If you haven’t already, check out Part 1 before reading the information below.

So what are E-cigarettes?  Electronic cigarettes, including e-pipes, e-hookah, e-cigars and e-pens have become a collective way of distributing nicotine. All of these devices are forms of inhaling an aerosol that contains toxic substances, chemicals and nicotine. The devices can be heated, battery operated or contain a refillable cartridge. The e-liquid found in the cartridges is a formula composed of nicotine that is extracted from tobacco and mixed with propylene glycol, additives, and sometimes flavorings. ¹

Currently, an exact list of ingredients in e-cigarettes has not been established, however in 2009 lab tests were done and levels of toxic cancer-causing chemicals were detected, including anti-freeze.  Depending on the brand of e-cigarettes that are purchased, the level of toxins varies. In 2014, there were tests done to show that a higher level of aerosol contains more formaldehyde, a carcinogen known to cause cancer.

As far as flavors go, many brands use Diacetyl, a chemical typically used in food products such as dairy, caramel and popcorn to add flavor.  This chemical has been shown to cause irreversible lung disease.  If these findings weren’t enough reason to avoid e-cigarettes, add the information collected by the Center for Disease Control and Prevention (CDC) that reports the number of calls to poison control centers for exposure to e-cigarettes.  The numbers have increased due to accidental ingestion and over exposure of these products causing poisoning, nausea, vomiting, acute toxicity and respiratory depression.

Nicotine is a harmful and addictive substance. It has been shown to have a negative impact on adolescent brain development, cognitive and behavioral impairments, heart, nervous system and memory.  It can also harm a developing fetus if the user is pregnant. ²

In 2014, the FDA conducted lab tests on e-cigarettes and found that the cartridges labeled nicotine-free had detectable traces of nicotine.  Another study showed that that the amount of nicotine listed on the packaging was substantially different than the amounts delivered to the user.  Nicotine also causes withdrawal symptoms after the initial effects wear off. ³

Originally, vaping was allowed in public places due to the fact that e-cigarettes do not emit smoke, however, they exposed others to secondhand emissions. Some carcinogens found in these secondhand emissions were benzene, formaldehyde and tobacco-specific nitrosamines.  The American Lung Association has now prohibited the use of these products in public places and worksites.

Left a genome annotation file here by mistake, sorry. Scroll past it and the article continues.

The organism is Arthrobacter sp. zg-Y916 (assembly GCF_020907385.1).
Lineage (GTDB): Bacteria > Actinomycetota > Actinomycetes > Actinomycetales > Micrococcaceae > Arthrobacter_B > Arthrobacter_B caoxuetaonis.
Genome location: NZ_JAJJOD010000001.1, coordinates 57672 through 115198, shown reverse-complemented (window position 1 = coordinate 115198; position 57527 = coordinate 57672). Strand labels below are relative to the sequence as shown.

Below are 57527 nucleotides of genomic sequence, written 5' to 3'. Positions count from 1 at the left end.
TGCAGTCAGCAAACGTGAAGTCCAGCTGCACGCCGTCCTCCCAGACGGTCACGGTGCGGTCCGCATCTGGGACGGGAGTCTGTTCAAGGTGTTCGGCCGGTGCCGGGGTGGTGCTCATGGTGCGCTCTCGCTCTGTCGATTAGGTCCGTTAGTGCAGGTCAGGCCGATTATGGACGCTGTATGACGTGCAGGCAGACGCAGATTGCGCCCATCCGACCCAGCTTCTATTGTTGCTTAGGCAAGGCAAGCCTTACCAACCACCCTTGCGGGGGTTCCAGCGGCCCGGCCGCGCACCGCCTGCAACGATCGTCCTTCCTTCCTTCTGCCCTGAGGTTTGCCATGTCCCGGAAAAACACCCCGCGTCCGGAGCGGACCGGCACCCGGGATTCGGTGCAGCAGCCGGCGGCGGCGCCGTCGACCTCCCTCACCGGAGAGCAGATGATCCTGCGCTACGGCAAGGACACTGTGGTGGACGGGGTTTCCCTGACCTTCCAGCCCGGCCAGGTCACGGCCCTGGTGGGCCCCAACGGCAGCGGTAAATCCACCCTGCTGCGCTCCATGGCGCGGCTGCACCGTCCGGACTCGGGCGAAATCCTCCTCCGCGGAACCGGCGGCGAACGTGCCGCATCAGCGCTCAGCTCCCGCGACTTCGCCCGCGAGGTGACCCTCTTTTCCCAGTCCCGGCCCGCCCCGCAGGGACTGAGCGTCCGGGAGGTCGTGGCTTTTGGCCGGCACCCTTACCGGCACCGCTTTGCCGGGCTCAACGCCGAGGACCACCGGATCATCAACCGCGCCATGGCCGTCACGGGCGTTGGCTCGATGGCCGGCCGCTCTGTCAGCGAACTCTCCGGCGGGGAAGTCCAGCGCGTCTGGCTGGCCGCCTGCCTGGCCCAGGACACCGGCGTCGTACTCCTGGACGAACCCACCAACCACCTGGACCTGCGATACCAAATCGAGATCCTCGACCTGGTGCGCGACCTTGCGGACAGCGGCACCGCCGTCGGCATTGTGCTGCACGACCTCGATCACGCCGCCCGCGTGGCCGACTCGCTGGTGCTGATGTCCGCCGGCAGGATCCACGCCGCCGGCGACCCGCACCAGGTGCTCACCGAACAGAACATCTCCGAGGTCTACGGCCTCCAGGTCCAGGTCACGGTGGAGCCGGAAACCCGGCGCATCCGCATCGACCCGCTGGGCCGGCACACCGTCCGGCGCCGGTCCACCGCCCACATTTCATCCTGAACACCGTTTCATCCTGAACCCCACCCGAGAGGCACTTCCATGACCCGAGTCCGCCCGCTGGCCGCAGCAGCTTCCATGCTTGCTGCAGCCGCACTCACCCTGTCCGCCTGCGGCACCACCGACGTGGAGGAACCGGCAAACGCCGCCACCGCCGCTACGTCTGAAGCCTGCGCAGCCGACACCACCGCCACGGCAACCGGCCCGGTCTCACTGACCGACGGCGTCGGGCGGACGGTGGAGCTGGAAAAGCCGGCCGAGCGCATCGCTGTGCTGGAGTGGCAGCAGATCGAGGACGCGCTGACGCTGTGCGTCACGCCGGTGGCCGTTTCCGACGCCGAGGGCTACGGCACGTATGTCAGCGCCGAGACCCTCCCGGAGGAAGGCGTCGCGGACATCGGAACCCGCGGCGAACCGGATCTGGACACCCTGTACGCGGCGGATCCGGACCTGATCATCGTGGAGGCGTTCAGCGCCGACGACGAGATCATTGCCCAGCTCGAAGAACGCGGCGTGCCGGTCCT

One of the most common questions about e-cigarettes has been “Can they help someone quit smoking?”.  The answer is complicated.  These products have been marketed as a method to help smokers kick the habit, however it is not been approved by the FDA’s Center for Drug and Evaluation and Research as an effective or safe method to quit smoking. Studies in 2015 revealed that users are combining e-cigarette use with conventional cigarette use as well. The rate at which our youth are experimenting with e-cigarettes is alarming and increasing every day.  E-products are promoted as a vogue and fashionable fad in marketing ads.  They offer flavors and easy access to purchase online. This trend has aggressively led to a new generation of smokers that are already hooked.

It is important to educate and bring awareness to our youth and families on these harmful products as with any other substance. E-cigarettes are a tobacco product and should be treated as one. The impact that these products have on our health ranging from secondhand emission to firsthand toxicity is creating future concerns for our youth. If we make a decision to encourage our youth to avoid these products and set an example, we will already be making a difference.

Sources:

  1. Cameron JM, Howell DN, White JR, Andrenyak DM, Layton ME, Roll JM. Variable and Potentially Fatal Amounts of Nicotine in E-Cigarette Nicotine Solutions. Tobacco Control. 2014; 23:77-8.
  2. http://kidshealth.org/en/teens/e-cigarettes.html; Main article came from: AMERICAN LUNG ASSOCIATION http://www.lung.org/stop-smoking/smoking-facts/e-cigarettes-and-lung-health.html
  3. https://www.tobaccofreekids.org/research/factsheets/pdf/0382.pdf